One of the advantages of living in Vancouver is the lack of a real winter. Compared to the rest of British Columbia and most of the country, we have it easy here in the southwest corner of the province. A dusting of snow now and then throughout the winter months, rain that does not need shoveling and the occasional sunny day that can reach to the teens. Any visitor from away could be lulled into a false sense that we are living in what Allan Fotheringham used to call “British California”.
After a dozen years in British Columbia, I beg to differ.
Again this year, as we head into May, the question arises: where is our spring? While the rest of the country is setting out patio chairs and firing up back-yard barbeques, we continue to be huddled around our proverbial heaters, waiting for skies to clear and the sun to start warming our small piece of paradise. Is this the price we pay for a lack of snow and the biting cold that can be experienced in many places of Canada throughout the year? I have lived in parts of Canada where I have woken up in a tent that was -25 and the outside temperature almost -40. (I was news reporting in Labrador.) I have taken walks through snow storms, weathered blizzards in parts of Nova Scotia and reported on wild ocean storms in the Atlantic. But I often think the toughest weather is what Vancouverite’s endure as they wait for spring warmth to finally arrive.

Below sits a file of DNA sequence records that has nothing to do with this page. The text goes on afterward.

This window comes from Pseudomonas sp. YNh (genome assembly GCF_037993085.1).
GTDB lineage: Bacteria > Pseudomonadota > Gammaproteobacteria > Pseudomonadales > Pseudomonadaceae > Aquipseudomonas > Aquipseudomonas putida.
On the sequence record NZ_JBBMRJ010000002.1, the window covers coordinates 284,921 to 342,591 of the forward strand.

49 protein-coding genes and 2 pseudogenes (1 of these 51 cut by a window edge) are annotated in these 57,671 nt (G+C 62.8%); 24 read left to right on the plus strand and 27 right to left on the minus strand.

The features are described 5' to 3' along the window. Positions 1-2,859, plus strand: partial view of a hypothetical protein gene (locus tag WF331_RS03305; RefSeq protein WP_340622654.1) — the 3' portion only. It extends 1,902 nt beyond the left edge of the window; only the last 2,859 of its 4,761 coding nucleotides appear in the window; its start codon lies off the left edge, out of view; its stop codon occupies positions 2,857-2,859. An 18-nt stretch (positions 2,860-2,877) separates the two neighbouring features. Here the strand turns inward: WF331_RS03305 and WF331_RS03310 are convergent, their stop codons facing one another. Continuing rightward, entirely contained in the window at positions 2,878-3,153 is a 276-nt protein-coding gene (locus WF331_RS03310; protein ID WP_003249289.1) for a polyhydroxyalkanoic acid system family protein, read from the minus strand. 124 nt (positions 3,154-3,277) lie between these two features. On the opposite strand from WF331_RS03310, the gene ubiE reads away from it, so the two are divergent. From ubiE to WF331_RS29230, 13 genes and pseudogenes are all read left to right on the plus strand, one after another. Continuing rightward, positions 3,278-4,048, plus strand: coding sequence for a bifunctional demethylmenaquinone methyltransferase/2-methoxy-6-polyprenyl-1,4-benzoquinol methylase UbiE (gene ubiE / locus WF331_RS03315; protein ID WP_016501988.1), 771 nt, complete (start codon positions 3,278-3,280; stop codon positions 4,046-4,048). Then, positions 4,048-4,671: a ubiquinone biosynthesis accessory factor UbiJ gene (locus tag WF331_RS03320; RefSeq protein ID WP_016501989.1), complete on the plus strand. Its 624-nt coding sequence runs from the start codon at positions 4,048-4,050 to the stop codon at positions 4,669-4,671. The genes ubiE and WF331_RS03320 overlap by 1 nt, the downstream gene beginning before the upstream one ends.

Nature has received the message. Since April, the trees have been blossoming, the grass is growing and birds are singing. But getting outside to enjoy the warmth and pleasant spring air is a rarity again this year. It is grey skies, cold temperatures and rain for week after week with barely a break. And as a bagpiper, there’s nothing I enjoy more than spending an hour at my favourite outdoor practice location playing the tunes I have been working on (indoor) for the past seven months. Under the trees and with nature all around you, the music seems sweeter, the tunes more beautiful and the experience that much more enjoyable.
Maybe it’s age. Maybe I’m just getting cantankerous. But I’m losing patience. When is spring going to arrive? I see by the weather forecast that we “may” get some sun on Sunday. But first, like all good Vancouverite’s, I must endure the grey skies, cold temperatures and rain that seems to be the constant companion of this province on the edge of the ocean.